communications

December 12, 2018

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Kowal talks MOE, SUNY on "Capital Tonight"


uupdate 12-12-18

CLICK HERE to view "Capital Tonight" on demand


UUP President Fred Kowal urged the governor to sign an enhanced maintenance of effort for SUNY during an Dec. 12 appearance on Spectrum cable’s statewide political news show “Capital Tonight.”

He also called on SUNY to be more forceful when it comes to advocating for more funding and resources for the University.

“Given what’s happening nationally, with a general rollback of all the progressive successes of the past century or so, it is incumbent upon New York state to show the rest of the nation how a progressive state can operate for the well-being of its citizens,” Kowal told “Capital Tonight” host Liz Benjamin. “I would hope the governor would sign the MOE this time around, to make a clear statement that New York will buck the trend.”

The governor has twice vetoed the measure, which would cover mandatory campus expenditures such as building rentals, utility costs, collectively bargained salary increases and fringe benefits, and inflationary and student credit increases.

It would also include SUNY’s state-operated hospitals. Without MOE protections, SUNY’s hospitals are vulnerable to state funding cuts that could weaken their ability to provide the highest quality health care to hundreds of thousands of New Yorkers who depend on them as primary care centers.

“By signing the MOE, it will establish a financial foundation for SUNY moving forward,” Kowal said.

SUNY, step up

Kowal said he was hoping for a stronger state budget proposal from SUNY, and urged the University’s leaders to make more of a push for the University with lawmakers, particularly for funding for cash-strapped campuses.

“It is necessary for SUNY to advocate aggressively with the Legislature for additional resources,” said Kowal. If it is in fact true, and we’ve heard it from campus leaders and our own members that there are campuses that are hurting, then it would have been useful for SUNY to put into its budget request for more resources for these areas to cover (UUP’s) negotiated salary increases.”

He also defended the union’s new six-year contract with the state, which some campuses say is forcing them to consider program and services cuts to close budget deficits. UUP made a number of harsh concessions in its last contract with the state, including foregoing raises in the first three years of the pact and incurring 9 deficit reduction days.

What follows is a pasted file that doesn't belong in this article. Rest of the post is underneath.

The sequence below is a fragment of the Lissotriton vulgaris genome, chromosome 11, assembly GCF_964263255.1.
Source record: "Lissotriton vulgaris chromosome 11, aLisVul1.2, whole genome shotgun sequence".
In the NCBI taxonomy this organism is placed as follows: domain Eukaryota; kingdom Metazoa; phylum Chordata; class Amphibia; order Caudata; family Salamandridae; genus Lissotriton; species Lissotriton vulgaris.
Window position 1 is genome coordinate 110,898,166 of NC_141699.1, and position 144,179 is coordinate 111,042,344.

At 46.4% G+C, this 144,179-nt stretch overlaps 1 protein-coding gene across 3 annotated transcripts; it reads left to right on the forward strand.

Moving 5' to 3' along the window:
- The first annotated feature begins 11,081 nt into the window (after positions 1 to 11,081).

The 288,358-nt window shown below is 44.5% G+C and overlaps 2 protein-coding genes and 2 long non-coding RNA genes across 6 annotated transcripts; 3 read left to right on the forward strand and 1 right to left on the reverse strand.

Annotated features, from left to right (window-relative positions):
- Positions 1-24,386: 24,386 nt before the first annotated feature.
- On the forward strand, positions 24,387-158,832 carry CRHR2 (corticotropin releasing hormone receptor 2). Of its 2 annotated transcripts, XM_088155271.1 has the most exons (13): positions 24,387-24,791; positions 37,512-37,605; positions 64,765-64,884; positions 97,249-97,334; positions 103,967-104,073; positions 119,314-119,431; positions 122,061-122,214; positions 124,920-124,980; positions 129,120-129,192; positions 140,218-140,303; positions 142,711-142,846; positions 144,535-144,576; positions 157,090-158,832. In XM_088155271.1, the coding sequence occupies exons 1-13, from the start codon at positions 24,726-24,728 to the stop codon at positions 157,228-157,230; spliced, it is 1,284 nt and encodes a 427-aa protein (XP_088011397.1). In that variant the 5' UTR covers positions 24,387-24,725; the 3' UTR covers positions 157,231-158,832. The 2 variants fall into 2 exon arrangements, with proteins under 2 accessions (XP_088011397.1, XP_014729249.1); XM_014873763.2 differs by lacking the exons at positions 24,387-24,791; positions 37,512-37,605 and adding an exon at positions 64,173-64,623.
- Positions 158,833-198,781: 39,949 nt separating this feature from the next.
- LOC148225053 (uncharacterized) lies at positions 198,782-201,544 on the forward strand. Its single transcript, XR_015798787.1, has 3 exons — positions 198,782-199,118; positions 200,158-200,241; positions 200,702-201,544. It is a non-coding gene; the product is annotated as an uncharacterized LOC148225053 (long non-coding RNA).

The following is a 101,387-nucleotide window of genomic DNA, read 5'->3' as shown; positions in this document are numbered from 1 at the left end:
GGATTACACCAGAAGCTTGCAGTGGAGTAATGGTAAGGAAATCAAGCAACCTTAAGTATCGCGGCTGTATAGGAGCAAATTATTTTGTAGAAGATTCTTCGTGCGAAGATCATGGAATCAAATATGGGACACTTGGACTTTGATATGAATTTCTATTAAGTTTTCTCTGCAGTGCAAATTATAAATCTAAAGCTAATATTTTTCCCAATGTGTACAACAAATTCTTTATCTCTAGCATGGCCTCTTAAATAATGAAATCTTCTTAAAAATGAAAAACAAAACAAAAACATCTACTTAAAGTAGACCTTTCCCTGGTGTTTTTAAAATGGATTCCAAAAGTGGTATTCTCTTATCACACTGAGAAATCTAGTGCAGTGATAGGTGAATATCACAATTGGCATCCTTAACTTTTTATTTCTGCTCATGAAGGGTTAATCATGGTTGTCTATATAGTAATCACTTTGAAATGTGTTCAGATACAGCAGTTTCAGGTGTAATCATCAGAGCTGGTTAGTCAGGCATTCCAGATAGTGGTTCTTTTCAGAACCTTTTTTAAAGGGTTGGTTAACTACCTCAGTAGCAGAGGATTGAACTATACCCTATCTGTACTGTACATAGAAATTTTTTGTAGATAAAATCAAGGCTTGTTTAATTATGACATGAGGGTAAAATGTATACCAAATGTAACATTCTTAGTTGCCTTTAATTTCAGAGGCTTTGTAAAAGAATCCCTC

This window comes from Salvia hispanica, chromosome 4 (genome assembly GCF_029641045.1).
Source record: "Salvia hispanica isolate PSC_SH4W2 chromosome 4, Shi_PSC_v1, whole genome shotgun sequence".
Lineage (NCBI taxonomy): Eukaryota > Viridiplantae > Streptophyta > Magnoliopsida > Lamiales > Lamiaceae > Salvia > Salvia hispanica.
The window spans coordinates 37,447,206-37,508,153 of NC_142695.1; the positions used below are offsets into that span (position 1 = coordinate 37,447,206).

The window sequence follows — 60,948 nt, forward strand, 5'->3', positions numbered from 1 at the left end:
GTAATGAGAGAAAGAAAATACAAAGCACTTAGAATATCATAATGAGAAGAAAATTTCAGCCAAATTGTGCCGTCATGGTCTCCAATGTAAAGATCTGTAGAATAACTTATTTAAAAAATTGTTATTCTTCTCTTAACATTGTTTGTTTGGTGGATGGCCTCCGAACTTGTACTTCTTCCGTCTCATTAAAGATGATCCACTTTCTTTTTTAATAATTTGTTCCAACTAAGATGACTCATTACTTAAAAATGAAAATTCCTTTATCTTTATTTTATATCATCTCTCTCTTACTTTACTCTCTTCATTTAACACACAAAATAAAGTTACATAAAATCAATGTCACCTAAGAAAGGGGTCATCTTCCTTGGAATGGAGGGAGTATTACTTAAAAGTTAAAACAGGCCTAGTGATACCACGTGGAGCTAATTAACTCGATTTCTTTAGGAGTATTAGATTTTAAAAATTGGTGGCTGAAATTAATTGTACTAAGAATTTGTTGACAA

Help for the hospitals

Kowal also called on the governor and legislators to restore the $80 million hospital subsidy to SUNY’s three teaching hospitals.

Kowal said restoring the hospital subsidy is imperative if the state is “committed to being the state with the best health care system in the country.”

“It is absolutely necessary that the governor and the Legislature put that subsidy in place for the SUNY hospitals,” he said.

Last year, lawmakers did away with the hospital subsidy, substituting $92 million in one-time funding from the Care Restructuring Enhancement Pilots program funding. Those dollars are not expected to be available in 2019-20.

The teaching hospitals in Brooklyn, Syracuse and Stony Brook are known as hospitals of last resort; they provide care to everyone, whether or not they can pay. They also provide a pipeline of doctors and medical professionals to New York City and the state.

New political landscape

Kowal also expressed optimism that the Democrat-controlled Legislature will be more open to UUP’s advocacy requests for SUNY. He said he looked forward to working with Sen. Andrea Stewart-Cousins, who will be the Senate majority leader starting Jan. 1.

“There has been a cataclysmic change in New York state politics,” said Kowal. “We have a new, significant majority in the state Senate on the Democrat side, and know that (Stewart-Cousins) has s been an ally of ours who is strongly supportive of public higher education.”

On demand

You must be a Spectrum subscriber to watch “Capital Tonight.” You can watch Kowal's segment on demand on Channel 1020 in Buffalo, the Capital Region, Jamestown, Rochester, the Southern Tier, and Syracuse and Watertown. Hudson Valley viewers can watch it on demand on Channel 1111.

Click the link above to watch the segment online.


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